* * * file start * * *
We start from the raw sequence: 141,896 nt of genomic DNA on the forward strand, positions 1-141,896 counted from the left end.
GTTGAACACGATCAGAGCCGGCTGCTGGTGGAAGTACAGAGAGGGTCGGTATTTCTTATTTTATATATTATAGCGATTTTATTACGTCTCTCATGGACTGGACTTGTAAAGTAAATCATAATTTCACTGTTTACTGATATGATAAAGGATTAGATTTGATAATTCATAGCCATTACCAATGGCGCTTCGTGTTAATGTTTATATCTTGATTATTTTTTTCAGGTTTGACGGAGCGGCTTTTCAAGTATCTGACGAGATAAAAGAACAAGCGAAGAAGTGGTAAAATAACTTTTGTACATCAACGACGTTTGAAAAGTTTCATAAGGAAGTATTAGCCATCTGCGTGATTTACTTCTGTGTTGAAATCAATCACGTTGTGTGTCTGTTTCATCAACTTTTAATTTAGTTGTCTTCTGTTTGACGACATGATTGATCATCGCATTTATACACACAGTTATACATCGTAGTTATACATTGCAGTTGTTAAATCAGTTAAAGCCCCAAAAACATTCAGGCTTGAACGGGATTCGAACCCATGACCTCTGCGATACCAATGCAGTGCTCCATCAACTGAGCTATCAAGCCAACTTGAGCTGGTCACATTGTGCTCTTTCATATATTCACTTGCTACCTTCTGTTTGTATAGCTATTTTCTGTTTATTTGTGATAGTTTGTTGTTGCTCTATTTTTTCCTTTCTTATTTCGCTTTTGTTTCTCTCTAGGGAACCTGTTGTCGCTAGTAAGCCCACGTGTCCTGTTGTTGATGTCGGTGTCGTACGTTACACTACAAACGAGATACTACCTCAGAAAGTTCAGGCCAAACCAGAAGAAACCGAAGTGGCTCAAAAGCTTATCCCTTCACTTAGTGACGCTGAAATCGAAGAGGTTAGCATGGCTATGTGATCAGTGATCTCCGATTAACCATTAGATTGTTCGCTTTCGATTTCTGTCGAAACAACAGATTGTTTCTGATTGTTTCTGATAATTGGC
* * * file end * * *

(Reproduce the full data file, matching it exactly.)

We start from the raw sequence: 141,896 nt of genomic DNA on the forward strand, positions 1-141,896 counted from the left end.
GTTGAACACGATCAGAGCCGGCTGCTGGTGGAAGTACAGAGAGGGTCGGTATTTCTTATTTTATATATTATAGCGATTTTATTACGTCTCTCATGGACTGGACTTGTAAAGTAAATCATAATTTCACTGTTTACTGATATGATAAAGGATTAGATTTGATAATTCATAGCCATTACCAATGGCGCTTCGTGTTAATGTTTATATCTTGATTATTTTTTTCAGGTTTGACGGAGCGGCTTTTCAAGTATCTGACGAGATAAAAGAACAAGCGAAGAAGTGGTAAAATAACTTTTGTACATCAACGACGTTTGAAAAGTTTCATAAGGAAGTATTAGCCATCTGCGTGATTTACTTCTGTGTTGAAATCAATCACGTTGTGTGTCTGTTTCATCAACTTTTAATTTAGTTGTCTTCTGTTTGACGACATGATTGATCATCGCATTTATACACACAGTTATACATCGTAGTTATACATTGCAGTTGTTAAATCAGTTAAAGCCCCAAAAACATTCAGGCTTGAACGGGATTCGAACCCATGACCTCTGCGATACCAATGCAGTGCTCCATCAACTGAGCTATCAAGCCAACTTGAGCTGGTCACATTGTGCTCTTTCATATATTCACTTGCTACCTTCTGTTTGTATAGCTATTTTCTGTTTATTTGTGATAGTTTGTTGTTGCTCTATTTTTTCCTTTCTTATTTCGCTTTTGTTTCTCTCTAGGGAACCTGTTGTCGCTAGTAAGCCCACGTGTCCTGTTGTTGATGTCGGTGTCGTACGTTACACTACAAACGAGATACTACCTCAGAAAGTTCAGGCCAAACCAGAAGAAACCGAAGTGGCTCAAAAGCTTATCCCTTCACTTAGTGACGCTGAAATCGAAGAGGTTAGCATGGCTATGTGATCAGTGATCTCCGATTAACCATTAGATTGTTCGCTTTCGATTTCTGTCGAAACAACAGATTGTTTCTGATTGTTTCTGATAATTGGC